Vagabonding Field Report: Cool aliveness with some bull riders in the mountains of Dalat, Vietnam
- $18 room
- $25 food
- $25 entertainment
Strangest things we’ve seen lately:
Back home, before 2011 when we hit the road to become The Nomadic Family, we used to not move without seat belts. I would allow the kids to unbuckle only when the car came to a complete stop in the driveway, and not a second earlier. Today, after hitchhiking on the back of banana pickup trucks throughout Central and South America, our motorcycle accident in Cambodia, and most recently, after sitting on the roof of a jungle expedition truck in Gopeng, Malaysia; we no longer regard transportation safety a parental concern. (God help us!) Strangest thing I’ve seen lately, is all five of us on the back of motorcycles on the curvy mountain roads surrounding Da Lat, Vietnam, with not a care in the world. I’ve spent my entire motherhood telling the kids how motorcycles were death traps, and here we are, with the Bull Riders of DaLat, on motorcycles. Strange, and liberating, indeed.
A typical day in cool, crisp Da Lat, Vietnam:
There are two typical sorts of days: adventure days and chill out days. On adventure days, we’d take the Bull Riders of Da Lat for off-road, unreal magical insights into Vietnamese society and unreal nature. They’re fun-loving staff would give the kids individual attention and love and we’d laugh the entire blessed time. On chill out days, we’d do our studies quietly in the room/apartment at Bihn Yin Hotel and then go walk the streets. The market of Da Lat is magical, maybe even more-so at night. The food is amazing, the people are sweet, the weather is unreal. So walking those hilly streets, strolling around the lake, or going to the market and stopping by for sweetened bean curd tea was always a treat.
Fascinating conversation with a local:
We spent most of our time in Da Lat, and, in case you haven’t noticed, totally fell in love with the Bull Riders. There were things that fascinated us in talking with them- how humble Uncle Hung this professional guitar player was, how hard Hin works to develop a name for this hard-working little band of motorcycling tour guides, and how Vietnamese government won’t let their people go out and explore the world so easily. The idea of not being free to travel floored me, let alone the other restrictions of strict censorship with no Facebook as just one example. I spent a good deal of my time in Vietnam falling in love with the people and then slurring ‘Damn Communists!’ under my breathe when we were spit on or yelled at. So, fascinating was more so what was not said than what was. Fascinating was also a humble invitation by the Bull Riders to a ‘goodbye dinner’ which ended up being a 5-course 20+ people goodbye feast in honor of us. No wonder we still think of lovely Da Lat and still deeply, deeply sigh.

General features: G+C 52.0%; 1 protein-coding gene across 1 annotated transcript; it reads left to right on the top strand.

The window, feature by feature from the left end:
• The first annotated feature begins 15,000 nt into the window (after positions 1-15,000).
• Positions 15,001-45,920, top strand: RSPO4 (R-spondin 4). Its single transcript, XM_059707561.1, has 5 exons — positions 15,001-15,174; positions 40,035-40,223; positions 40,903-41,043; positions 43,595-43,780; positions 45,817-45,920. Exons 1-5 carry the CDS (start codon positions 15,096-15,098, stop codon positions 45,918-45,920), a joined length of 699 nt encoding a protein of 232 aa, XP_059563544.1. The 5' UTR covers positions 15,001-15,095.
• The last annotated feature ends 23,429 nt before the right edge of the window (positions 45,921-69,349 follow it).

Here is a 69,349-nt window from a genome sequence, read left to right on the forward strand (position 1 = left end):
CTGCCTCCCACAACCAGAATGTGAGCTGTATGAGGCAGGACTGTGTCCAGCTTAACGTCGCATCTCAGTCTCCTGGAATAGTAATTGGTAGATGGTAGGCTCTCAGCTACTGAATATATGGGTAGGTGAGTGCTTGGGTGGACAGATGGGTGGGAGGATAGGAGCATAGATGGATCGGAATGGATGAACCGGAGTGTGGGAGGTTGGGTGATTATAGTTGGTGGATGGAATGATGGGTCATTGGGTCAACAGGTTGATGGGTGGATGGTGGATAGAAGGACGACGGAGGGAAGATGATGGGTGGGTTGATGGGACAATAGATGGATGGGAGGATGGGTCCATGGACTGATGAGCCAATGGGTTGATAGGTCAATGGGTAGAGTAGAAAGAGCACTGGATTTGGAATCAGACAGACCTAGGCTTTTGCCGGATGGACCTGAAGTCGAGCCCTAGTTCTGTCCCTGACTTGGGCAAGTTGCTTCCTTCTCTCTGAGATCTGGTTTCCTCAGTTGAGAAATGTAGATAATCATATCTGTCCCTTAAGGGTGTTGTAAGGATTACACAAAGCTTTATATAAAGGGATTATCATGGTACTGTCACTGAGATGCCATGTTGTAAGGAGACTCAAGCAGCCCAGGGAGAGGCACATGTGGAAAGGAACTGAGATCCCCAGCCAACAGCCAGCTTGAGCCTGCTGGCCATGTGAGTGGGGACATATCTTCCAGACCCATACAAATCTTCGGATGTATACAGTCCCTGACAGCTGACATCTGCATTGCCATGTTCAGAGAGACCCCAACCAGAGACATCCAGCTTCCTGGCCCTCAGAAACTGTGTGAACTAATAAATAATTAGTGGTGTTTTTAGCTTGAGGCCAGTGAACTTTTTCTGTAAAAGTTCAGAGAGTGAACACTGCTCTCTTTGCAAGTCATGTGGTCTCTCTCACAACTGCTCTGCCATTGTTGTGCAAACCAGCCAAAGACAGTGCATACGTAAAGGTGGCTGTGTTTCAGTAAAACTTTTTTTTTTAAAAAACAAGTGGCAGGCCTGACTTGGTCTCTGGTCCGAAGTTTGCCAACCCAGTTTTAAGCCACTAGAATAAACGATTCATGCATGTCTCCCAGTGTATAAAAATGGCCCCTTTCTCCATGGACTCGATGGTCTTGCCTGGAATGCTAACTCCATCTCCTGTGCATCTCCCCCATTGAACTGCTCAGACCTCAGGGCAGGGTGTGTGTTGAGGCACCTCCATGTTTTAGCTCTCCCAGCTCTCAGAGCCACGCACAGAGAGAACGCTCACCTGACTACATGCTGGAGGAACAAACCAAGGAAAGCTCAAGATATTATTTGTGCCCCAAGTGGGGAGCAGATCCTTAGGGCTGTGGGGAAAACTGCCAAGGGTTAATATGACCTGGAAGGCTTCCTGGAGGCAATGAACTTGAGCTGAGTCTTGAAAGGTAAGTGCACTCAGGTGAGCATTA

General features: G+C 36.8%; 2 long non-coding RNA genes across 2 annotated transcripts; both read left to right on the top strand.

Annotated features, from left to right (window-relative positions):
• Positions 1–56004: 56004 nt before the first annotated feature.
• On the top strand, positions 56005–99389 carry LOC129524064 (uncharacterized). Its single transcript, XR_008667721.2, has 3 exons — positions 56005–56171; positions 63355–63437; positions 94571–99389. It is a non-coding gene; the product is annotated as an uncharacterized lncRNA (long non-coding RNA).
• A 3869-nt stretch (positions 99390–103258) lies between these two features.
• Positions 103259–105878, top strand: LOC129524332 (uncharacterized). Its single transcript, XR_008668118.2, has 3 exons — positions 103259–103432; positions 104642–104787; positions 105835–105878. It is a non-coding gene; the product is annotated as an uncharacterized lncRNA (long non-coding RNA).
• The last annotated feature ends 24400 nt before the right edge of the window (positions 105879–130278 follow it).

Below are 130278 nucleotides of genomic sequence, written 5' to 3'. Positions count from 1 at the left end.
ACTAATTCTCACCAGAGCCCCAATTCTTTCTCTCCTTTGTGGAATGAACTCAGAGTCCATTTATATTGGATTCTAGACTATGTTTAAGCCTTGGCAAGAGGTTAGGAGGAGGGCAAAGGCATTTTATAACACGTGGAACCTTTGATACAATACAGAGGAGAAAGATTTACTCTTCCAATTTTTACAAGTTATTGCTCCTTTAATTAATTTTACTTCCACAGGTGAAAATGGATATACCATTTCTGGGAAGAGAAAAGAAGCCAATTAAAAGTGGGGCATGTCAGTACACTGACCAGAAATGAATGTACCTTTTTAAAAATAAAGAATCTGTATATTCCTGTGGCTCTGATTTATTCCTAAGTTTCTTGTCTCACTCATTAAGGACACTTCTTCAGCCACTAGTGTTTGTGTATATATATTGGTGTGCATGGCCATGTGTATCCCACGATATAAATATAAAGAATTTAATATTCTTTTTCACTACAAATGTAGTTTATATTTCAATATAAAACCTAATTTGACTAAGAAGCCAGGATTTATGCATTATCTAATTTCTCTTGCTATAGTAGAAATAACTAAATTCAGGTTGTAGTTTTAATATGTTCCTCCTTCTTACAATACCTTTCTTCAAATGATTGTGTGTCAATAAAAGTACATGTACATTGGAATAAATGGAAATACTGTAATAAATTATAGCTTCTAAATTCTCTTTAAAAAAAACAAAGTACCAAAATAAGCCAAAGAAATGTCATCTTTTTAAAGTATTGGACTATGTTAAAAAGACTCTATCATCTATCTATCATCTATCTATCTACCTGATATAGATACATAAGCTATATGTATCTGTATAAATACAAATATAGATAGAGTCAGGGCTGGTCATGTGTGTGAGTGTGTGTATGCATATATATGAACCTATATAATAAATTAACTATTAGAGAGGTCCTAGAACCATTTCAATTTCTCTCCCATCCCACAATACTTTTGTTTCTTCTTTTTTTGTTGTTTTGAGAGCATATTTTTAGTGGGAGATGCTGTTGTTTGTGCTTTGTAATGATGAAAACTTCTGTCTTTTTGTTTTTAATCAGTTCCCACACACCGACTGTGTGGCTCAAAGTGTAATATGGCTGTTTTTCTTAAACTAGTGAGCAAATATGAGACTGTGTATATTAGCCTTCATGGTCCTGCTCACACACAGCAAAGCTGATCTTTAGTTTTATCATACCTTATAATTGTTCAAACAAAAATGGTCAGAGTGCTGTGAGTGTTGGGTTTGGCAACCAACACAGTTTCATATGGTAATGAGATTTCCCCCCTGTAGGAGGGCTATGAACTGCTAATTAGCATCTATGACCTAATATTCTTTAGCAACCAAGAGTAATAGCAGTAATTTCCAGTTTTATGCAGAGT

What we love and hate about Da Lat, Vietnam:
- The people who embraced us and loved us with all of their hearts
- The cool, coldness after a year of sweating in South East Asia
- The 50 cent avocado pudding, coconut ice cream, and strawberry shakes
- The $1.50 unreal lunches (next to aforementioned dessert stand)
- The Bull Riders in every way imaginable (link to a cool Facebook album)
- That we got so upset when we were spit at (clearly we shouldn’t have asked the lady for a different color of gumball)
- That we still got upset when someone was nasty to us, even after we gained some wisdom (maybe for we feel it also ruins it for all the remarkably nice Vietnamese people out there who embrace foreigners with such love)
- That the government is limiting its beautiful people in so many ways
- That we couldn’t stay longer
A challenge we faced:
Theoretically, our family is training for our up-coming Annapurna Circuit Hike and Volunteer Trek for September 2013. Theoretically, we thought Da Lat would be a great place to get in shape and do some hikes in higher altitudes. Theoretically, it was perfect. Our challenge came in facing the reality of our choices. We did do hikes, actually, and realized how out of shape and not ready we are for high-altitude hikes. We did circumvent that 5 km lake a few times and found out that my knees (which I killed by running 10km a day on pavement in Lima, Peru in hiking boots) don’t do well on cement. So, Da Lat was great for getting us in shape but was more of an eye-opener for how far off we are from being ready to hike the 5000 km Annapurna.
What I learned:
Again, that people are people are people and that they are so beautiful no matter where you are in the world.
That drunk Vietnamese at a wedding are hysterically funny people.
Oh, and that if you buy the coconut ice cream and then a strawberry shake, even though it’s all home-made, it’s too much sugar for one stomach to handle well. Have one or the other each time you go to the market.
After Da Lat, Vietnam, we had some more time in Saigon where we learned to risk our lives every time we crossed the street.
You can find Gabi Klaf and her family now in their third year of non-stop vagabonding travel adventure at The Nomadic Family.